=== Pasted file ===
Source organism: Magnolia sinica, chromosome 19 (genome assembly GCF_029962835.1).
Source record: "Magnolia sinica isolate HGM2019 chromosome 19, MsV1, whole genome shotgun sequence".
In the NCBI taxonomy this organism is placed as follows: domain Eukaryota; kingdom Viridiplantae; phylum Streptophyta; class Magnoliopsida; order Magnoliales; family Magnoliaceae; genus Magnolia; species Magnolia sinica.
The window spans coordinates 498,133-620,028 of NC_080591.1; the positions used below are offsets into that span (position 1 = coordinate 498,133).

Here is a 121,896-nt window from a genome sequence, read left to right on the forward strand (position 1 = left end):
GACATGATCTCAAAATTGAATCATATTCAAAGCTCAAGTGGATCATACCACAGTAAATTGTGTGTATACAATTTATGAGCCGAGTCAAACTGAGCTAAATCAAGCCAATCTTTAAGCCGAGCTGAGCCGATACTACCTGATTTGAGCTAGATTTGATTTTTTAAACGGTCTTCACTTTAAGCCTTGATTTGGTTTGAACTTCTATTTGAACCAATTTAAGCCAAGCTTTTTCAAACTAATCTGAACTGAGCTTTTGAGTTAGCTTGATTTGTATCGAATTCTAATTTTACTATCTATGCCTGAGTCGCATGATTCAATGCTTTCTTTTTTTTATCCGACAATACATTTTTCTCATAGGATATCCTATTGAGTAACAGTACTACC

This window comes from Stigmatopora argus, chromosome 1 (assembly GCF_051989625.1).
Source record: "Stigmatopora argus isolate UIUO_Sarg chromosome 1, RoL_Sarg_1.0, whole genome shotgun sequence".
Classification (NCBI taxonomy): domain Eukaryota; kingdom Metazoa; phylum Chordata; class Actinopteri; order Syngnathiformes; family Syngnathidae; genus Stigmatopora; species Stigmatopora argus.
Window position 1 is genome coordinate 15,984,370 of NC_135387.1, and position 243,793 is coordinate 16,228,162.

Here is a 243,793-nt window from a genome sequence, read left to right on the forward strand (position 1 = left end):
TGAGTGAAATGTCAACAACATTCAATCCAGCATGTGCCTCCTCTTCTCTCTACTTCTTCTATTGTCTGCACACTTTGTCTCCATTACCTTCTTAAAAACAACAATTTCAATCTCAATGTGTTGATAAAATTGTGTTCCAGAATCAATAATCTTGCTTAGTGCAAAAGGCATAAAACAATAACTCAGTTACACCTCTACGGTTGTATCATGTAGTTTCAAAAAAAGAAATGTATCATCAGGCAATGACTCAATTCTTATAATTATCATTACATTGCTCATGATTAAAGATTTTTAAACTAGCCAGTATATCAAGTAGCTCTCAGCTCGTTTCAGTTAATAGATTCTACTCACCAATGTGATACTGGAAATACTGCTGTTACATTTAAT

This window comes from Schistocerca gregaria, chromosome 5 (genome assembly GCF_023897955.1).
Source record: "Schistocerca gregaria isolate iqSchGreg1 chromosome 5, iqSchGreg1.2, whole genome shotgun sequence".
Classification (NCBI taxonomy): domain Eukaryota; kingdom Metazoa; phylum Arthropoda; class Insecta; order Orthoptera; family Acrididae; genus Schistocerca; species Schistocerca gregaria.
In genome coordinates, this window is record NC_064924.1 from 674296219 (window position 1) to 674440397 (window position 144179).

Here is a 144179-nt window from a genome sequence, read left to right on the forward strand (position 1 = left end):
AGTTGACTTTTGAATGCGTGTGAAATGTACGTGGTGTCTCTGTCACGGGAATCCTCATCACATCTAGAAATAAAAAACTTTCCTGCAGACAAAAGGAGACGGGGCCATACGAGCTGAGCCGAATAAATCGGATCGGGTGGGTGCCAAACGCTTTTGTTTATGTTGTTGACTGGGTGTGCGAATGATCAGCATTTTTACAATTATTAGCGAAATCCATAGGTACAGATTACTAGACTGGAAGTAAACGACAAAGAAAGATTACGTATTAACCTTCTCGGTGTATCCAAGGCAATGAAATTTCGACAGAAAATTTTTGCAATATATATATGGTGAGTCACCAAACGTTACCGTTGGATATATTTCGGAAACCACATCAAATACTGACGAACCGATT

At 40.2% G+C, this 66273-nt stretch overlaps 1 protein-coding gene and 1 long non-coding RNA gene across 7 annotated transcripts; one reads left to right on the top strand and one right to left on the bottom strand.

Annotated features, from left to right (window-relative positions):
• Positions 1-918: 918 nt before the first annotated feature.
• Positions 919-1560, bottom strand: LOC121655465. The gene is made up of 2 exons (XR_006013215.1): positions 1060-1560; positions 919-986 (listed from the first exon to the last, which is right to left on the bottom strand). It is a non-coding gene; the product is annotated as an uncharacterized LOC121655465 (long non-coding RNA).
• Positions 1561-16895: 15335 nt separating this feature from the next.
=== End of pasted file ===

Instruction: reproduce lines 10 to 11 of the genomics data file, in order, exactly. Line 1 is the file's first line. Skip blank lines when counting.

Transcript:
Window position 1 is genome coordinate 15,984,370 of NC_135387.1, and position 243,793 is coordinate 16,228,162.

Here is a 243,793-nt window from a genome sequence, read left to right on the forward strand (position 1 = left end):